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John Knapp was born about 1815 in Germany. One descendant said the family thought he was born in Frankfort, Germany. In the 1850 census, he could read and write, so I think he was probably brought to the United States as a young child or infant.

On January 9, 1840 he married Hester Brandenberg in Harrison County, Indiana. Hester was born about 1820 in Hardin County, Kentucky and was probably the daughter of Absolom and Esther Frakes Brandenberg. John and Hester had five children before she died October 14, 1857 in Harrison County, As the youngest daughter, Hester, would have been only two when her mother died, John did not waste any time finding a new wife. He married Amanda Froman Mode, widow of William Mode, on December 23, 1857 in Harrison County, Indiana. They had five children, with the youngest, a boy, M.B. dying shortly after his 1870 birth.

At the age of forty four years, John Knapp joined the army to fight in the Civil War. He enlisted for three years in the 81st Regiment of Indiana Volunteers on August 16, 1862. However, it would seem as if he saw no fighting, as on the way from Louisville, Kentucky to Tennesee he was kicked in the side by his horse. From the pension papers it would seem as if he was left behind and ended up in at least three hospitals before he was finally released from the army.

After his discharge, John tried to procure a pension from the army for his disability from the accident, but the army did not want to give him one. He hired a lawyer named Brown, but lawyer Brown was a drunk, and did not help him much. After lawyer Brown's death, his partner did not want to help him either. By that time John was near death from the resulting abcess on his side and it was much later that Amanda decided to try for any army pension for her two minor children, Edward Felex and Abraham Lincoln Knapp, which she did receive.

In his Disability Discharge he is described as five feet 4 3/4 inches tall, with dark complexion, gray eyes and dark hair. At the time of enlistment he was a farmer. John also worked as a stone mason. But after his discharge from the Army was not able to do much work.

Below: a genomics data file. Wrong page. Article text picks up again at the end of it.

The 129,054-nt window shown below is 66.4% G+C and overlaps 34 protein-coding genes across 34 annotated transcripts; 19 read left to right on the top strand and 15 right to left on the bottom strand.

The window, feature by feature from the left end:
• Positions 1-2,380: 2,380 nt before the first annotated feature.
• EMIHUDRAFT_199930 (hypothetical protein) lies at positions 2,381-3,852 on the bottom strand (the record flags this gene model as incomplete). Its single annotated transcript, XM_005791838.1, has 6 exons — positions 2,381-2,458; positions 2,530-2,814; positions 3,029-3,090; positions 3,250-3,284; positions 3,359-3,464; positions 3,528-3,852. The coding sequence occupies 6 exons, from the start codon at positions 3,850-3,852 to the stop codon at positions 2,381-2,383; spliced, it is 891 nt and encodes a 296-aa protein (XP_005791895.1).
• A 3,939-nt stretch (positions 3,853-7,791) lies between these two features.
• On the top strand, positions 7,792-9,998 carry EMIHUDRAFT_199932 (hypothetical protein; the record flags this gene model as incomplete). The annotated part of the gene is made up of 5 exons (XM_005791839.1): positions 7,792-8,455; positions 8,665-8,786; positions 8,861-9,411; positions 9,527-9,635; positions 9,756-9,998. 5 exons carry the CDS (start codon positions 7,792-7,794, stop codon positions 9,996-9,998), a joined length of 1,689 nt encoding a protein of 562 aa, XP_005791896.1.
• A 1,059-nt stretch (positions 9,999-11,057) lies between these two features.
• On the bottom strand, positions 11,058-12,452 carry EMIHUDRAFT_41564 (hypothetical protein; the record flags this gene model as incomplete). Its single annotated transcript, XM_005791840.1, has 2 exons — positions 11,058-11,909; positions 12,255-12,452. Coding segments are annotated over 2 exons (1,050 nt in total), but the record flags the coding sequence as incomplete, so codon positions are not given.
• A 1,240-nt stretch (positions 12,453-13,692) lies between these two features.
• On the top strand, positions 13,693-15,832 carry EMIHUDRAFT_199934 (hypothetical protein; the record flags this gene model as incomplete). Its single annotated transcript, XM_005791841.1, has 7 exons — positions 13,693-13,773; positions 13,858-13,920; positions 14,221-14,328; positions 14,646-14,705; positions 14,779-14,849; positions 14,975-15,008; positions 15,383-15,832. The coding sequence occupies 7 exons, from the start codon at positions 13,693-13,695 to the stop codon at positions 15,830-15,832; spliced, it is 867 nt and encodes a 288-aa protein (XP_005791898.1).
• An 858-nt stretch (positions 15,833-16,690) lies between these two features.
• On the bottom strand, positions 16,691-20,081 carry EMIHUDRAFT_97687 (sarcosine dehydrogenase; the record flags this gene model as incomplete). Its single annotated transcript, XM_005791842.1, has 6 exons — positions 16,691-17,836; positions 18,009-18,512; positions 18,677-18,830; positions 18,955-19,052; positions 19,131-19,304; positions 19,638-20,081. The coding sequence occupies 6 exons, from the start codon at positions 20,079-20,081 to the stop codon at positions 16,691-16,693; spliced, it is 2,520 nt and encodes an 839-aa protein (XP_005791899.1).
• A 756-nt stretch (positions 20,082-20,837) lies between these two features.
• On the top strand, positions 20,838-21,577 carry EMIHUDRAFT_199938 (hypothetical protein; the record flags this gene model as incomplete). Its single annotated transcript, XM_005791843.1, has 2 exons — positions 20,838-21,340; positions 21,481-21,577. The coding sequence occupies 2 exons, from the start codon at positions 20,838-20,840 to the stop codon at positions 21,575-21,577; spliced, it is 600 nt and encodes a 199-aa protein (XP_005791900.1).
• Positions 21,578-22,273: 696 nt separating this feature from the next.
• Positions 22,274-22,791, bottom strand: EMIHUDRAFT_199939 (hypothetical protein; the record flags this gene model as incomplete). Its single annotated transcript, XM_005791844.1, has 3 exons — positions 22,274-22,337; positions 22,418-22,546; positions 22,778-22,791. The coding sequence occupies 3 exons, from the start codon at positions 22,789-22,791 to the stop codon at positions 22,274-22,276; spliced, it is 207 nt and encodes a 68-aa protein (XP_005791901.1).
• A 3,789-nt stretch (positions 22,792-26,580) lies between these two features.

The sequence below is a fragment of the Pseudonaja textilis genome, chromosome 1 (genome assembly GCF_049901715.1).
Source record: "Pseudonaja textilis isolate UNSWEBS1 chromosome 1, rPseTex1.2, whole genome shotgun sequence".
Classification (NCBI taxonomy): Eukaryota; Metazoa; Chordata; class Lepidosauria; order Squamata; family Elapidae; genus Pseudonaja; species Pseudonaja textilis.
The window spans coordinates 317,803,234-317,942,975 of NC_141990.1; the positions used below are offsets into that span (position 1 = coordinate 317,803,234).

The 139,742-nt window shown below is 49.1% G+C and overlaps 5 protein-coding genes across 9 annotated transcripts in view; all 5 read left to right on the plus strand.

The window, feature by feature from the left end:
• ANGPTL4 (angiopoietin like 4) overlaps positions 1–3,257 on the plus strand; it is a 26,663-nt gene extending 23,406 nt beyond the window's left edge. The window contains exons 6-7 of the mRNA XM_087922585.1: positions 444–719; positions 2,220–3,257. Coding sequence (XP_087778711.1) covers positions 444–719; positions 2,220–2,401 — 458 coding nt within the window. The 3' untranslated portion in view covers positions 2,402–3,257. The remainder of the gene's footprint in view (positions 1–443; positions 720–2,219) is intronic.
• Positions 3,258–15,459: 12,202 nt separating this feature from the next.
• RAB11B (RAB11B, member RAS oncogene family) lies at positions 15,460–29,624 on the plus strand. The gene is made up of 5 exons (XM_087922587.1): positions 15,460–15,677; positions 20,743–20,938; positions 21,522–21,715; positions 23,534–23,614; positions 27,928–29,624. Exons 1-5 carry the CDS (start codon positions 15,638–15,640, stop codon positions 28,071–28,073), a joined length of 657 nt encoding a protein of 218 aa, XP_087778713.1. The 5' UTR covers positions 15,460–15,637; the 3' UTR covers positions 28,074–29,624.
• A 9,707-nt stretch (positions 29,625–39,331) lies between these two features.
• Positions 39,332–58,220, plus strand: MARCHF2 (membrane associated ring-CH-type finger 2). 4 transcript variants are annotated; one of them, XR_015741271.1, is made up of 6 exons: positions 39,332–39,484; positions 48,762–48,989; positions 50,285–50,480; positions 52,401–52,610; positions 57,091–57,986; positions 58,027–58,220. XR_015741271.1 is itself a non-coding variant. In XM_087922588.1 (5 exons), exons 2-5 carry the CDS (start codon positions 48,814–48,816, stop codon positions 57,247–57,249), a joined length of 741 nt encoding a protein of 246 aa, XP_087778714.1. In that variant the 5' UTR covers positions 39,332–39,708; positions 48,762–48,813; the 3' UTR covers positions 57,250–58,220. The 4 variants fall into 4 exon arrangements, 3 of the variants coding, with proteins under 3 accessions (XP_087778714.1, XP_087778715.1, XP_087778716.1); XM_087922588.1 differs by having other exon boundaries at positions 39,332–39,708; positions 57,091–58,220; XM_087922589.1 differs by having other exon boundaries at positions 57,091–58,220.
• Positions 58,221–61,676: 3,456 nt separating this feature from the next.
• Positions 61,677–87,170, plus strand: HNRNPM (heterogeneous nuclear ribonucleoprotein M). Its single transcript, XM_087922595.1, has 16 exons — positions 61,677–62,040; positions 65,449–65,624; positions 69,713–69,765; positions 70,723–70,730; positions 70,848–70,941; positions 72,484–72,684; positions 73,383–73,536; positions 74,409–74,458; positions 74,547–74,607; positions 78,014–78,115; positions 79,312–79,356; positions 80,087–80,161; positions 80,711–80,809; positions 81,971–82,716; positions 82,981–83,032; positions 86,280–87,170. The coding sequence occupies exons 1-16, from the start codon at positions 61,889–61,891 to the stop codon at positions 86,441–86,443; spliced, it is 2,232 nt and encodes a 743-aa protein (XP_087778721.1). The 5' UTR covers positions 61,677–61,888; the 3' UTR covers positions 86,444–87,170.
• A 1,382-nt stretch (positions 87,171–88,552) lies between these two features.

On April 12, 1877 John died at his home in Harrison County and is buried beside his first wife Hester in the New Amsterdam Cemetery.

Notes of Interest:

At one time the family of Edward Felex Knapp had a picture of John Knapp in uniform. Once while on a visit, Aunt East, his daughter Hester C. Knapp Amy, ask if she could take the picture and have copies made, none of the family saw the picture again. I have been in contact with a descendant of Hester Amy and none of the family in Indiana knows what happened to the picture. This at least, led me to send for John Knapp's Pension Files.

In the 1870 census for Harrison County, Indiana, living near John and Amanda Knapp were, Clora Mode age 23, William T. Mode age 22, John E. Mode age 20 and George W. Mode age 16. All the male Modes were in one household and Clora was living with another family. This was probably Amanda's children by William Mode.


James McC. Anderson was born September 20, 1819 in Butler County, Pennsylvania. (This was given on a sketch of his son, Alexander) In some of the census his children give his place of birth as Ohio, but in 1850 he gives his place of birth as Pennsylvania. I believe he probably moved with his parents at an early age to Ohio, as he had two younger sisters both born in Ohio.

On July 22, 1841 in Wood County, Ohio he married Lucinda Hockenbery a daughter of William and Catherine Hockenbery. Their first two sons, John and Alexander were born in Wood County and possibly their daughter Mary J.

By the census of 1850 they are in Paulding County, Ohio, one of about 13 households in Benton Township. With them is his sister Nancy age 15, and three boarders, John McGill and Benjamin and William Kilpatrick.

The next year in Allen County, Indiana, I found a marriage for Nancy P. Anderson to Benjamin Kilpatrick. In an article on the Kilpatricks of Paulding County, it said another sister Emily Anderson married Joseph Kilpatrick. Where was sister Emily in 1850? Both these sisters were much younger than James and both Emily and James said their parents were born in Scotland (Nancy died before 1880.)

James and Lucinda had 10 children, by 1900 three were deceased, Charles W., Angeline and a little girl, Catherine, who drowned in 1850.

James died of Typhoid December 28, 1882 and is buried in the old section of the Lehman Cemetery as is Lucinda who died January 29, 1915.

I have Jame's death certificate, but it is a typed one (not a copy of the original) from Paulding County, and it does not give parents names. I also have a copy of his will.

After James death, Lucinda either lived on their farm, or in later years lived with sons, James and George. She was a member of the EUB Church in McGill, Ohio for thirty years according to her obituary.